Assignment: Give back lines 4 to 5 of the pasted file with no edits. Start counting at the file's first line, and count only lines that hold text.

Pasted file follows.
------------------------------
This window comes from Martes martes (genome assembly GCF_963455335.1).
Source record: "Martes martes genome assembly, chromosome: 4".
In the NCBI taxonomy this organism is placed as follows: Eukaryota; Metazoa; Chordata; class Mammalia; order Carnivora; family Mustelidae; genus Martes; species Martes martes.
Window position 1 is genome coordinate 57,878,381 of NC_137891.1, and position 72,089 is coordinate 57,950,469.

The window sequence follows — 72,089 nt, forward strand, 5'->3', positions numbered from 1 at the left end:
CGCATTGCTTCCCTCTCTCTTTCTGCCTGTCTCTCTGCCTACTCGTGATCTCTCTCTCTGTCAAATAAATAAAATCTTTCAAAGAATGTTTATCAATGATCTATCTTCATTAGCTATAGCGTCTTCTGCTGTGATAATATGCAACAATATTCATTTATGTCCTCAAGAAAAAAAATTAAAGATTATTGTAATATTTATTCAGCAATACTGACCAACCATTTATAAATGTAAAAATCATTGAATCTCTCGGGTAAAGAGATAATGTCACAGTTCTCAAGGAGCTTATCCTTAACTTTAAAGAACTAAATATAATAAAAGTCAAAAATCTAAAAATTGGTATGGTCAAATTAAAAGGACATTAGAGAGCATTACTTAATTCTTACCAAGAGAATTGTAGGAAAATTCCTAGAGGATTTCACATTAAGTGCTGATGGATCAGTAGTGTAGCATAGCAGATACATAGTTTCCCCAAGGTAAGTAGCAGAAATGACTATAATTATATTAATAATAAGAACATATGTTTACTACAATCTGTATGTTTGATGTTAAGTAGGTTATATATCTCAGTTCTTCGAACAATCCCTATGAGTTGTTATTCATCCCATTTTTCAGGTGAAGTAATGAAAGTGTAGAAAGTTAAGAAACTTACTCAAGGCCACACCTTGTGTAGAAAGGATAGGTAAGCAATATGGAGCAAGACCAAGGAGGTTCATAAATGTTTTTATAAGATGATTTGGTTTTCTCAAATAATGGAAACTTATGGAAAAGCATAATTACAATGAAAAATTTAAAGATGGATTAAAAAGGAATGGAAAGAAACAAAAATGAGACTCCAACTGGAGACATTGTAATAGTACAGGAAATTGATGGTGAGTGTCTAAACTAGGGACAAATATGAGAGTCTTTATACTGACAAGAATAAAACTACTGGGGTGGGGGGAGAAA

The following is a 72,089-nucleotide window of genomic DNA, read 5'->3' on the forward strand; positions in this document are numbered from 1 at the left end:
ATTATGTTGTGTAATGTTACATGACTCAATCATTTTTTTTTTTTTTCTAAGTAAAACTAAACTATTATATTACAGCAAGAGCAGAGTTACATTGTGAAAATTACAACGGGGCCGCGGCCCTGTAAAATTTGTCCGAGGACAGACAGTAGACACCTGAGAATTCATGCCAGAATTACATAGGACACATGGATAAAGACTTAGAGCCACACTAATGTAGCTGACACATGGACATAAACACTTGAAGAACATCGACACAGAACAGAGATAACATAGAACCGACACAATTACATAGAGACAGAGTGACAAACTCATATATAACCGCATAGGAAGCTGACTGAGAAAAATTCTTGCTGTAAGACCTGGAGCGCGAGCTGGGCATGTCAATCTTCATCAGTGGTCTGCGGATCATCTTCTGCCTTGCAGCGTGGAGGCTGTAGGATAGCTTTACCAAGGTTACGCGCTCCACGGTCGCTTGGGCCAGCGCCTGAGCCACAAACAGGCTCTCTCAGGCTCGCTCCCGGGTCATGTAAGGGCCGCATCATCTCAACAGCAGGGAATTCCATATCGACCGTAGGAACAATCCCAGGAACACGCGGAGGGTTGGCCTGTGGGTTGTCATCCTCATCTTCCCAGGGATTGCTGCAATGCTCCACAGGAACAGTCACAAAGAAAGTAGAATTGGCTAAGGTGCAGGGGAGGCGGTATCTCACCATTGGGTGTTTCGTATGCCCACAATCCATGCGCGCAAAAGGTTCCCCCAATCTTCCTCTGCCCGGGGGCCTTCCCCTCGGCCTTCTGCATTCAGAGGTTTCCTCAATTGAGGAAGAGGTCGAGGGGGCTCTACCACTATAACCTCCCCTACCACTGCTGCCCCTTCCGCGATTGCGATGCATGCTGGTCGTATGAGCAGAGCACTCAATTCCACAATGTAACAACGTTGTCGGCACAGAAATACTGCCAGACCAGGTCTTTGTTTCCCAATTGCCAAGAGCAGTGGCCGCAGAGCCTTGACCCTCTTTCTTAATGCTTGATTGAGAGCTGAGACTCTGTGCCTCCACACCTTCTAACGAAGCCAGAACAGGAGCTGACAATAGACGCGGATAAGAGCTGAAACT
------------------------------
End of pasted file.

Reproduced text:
Window position 1 is genome coordinate 57,878,381 of NC_137891.1, and position 72,089 is coordinate 57,950,469.

The window sequence follows — 72,089 nt, forward strand, 5'->3', positions numbered from 1 at the left end: